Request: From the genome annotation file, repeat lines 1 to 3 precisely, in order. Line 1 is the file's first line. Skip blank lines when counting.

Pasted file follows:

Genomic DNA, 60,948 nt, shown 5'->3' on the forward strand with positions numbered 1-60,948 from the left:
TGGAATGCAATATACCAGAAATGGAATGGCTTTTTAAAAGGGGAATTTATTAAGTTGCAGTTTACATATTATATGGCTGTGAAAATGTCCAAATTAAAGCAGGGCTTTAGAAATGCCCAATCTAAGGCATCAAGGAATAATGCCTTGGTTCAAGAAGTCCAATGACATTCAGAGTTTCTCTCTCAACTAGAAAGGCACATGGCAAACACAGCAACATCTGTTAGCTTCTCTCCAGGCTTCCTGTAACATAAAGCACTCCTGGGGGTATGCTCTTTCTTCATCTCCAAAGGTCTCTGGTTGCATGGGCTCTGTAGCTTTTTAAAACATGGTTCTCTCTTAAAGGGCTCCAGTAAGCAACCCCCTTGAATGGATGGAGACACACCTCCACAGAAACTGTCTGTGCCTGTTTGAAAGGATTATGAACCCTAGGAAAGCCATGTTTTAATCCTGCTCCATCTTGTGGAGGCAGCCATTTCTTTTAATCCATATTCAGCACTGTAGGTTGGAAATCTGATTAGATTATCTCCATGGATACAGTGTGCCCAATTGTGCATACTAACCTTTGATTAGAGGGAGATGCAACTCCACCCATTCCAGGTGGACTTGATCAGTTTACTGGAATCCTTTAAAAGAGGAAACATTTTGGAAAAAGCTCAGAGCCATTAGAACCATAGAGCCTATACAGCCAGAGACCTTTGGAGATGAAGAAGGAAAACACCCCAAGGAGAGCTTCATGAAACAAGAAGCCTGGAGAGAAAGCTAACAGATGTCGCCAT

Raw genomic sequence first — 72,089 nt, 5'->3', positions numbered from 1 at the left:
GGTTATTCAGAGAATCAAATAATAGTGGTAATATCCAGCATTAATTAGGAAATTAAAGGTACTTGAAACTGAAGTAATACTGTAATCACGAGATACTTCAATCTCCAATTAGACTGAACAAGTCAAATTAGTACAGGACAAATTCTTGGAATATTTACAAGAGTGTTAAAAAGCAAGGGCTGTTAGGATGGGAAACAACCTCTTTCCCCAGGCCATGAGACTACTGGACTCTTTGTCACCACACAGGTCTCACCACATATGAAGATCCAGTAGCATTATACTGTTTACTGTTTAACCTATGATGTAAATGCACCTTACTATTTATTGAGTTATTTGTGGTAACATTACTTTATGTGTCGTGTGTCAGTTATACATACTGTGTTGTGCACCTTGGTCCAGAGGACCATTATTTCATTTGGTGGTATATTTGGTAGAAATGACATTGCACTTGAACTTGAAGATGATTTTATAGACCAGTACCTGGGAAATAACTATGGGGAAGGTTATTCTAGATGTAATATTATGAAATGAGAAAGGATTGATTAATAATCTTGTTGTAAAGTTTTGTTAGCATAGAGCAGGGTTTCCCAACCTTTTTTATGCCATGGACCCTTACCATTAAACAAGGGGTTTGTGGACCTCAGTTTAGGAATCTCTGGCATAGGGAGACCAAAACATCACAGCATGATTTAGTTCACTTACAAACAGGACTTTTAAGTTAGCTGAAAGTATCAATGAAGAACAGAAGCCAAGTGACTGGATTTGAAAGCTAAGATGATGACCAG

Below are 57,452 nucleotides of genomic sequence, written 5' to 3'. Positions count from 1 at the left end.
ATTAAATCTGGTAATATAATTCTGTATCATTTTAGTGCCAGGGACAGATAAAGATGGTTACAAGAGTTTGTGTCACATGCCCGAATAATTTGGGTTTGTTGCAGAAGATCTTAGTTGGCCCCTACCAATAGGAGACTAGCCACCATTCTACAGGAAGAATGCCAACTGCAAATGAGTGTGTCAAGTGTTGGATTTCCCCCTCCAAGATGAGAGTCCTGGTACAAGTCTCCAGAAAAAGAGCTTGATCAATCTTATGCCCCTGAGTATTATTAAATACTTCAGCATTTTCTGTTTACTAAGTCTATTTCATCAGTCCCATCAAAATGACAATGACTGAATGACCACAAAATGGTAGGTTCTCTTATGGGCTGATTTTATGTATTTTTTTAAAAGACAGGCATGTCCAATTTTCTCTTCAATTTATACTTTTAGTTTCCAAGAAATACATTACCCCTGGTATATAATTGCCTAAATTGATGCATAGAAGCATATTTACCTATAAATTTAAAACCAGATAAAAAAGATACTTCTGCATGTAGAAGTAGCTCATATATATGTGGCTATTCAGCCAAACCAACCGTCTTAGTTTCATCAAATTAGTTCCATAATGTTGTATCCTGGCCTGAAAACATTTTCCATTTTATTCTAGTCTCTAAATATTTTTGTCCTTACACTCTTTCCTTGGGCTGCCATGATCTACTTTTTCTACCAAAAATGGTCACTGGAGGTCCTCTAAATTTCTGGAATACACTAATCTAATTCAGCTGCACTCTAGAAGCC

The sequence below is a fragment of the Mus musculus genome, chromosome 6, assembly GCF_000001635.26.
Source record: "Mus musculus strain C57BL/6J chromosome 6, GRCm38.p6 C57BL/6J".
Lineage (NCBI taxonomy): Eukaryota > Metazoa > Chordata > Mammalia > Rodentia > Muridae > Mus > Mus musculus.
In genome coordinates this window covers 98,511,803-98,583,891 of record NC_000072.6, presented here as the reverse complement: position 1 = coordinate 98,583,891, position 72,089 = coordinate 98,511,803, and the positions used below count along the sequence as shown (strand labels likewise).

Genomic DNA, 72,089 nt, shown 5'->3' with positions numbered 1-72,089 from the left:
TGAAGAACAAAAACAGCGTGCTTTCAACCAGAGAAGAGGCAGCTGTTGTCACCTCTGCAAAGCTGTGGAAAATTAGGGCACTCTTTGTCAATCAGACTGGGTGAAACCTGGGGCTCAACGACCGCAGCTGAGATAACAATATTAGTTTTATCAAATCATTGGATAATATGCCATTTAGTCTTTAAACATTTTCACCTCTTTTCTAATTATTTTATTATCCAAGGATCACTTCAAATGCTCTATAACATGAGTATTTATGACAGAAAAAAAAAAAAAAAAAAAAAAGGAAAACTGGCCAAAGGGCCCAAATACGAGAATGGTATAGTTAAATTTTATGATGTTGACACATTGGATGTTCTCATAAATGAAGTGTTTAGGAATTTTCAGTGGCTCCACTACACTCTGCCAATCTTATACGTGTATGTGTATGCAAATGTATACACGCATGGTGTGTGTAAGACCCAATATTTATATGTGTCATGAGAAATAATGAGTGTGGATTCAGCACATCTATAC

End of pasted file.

Genomic DNA, 60,948 nt, shown 5'->3' on the forward strand with positions numbered 1-60,948 from the left:
TGGAATGCAATATACCAGAAATGGAATGGCTTTTTAAAAGGGGAATTTATTAAGTTGCAGTTTACATATTATATGGCTGTGAAAATGTCCAAATTAAAGCAGGGCTTTAGAAATGCCCAATCTAAGGCATCAAGGAATAATGCCTTGGTTCAAGAAGTCCAATGACATTCAGAGTTTCTCTCTCAACTAGAAAGGCACATGGCAAACACAGCAACATCTGTTAGCTTCTCTCCAGGCTTCCTGTAACATAAAGCACTCCTGGGGGTATGCTCTTTCTTCATCTCCAAAGGTCTCTGGTTGCATGGGCTCTGTAGCTTTTTAAAACATGGTTCTCTCTTAAAGGGCTCCAGTAAGCAACCCCCTTGAATGGATGGAGACACACCTCCACAGAAACTGTCTGTGCCTGTTTGAAAGGATTATGAACCCTAGGAAAGCCATGTTTTAATCCTGCTCCATCTTGTGGAGGCAGCCATTTCTTTTAATCCATATTCAGCACTGTAGGTTGGAAATCTGATTAGATTATCTCCATGGATACAGTGTGCCCAATTGTGCATACTAACCTTTGATTAGAGGGAGATGCAACTCCACCCATTCCAGGTGGACTTGATCAGTTTACTGGAATCCTTTAAAAGAGGAAACATTTTGGAAAAAGCTCAGAGCCATTAGAACCATAGAGCCTATACAGCCAGAGACCTTTGGAGATGAAGAAGGAAAACACCCCAAGGAGAGCTTCATGAAACAAGAAGCCTGGAGAGAAAGCTAACAGATGTCGCCAT

Raw genomic sequence first — 72,089 nt, 5'->3', positions numbered from 1 at the left: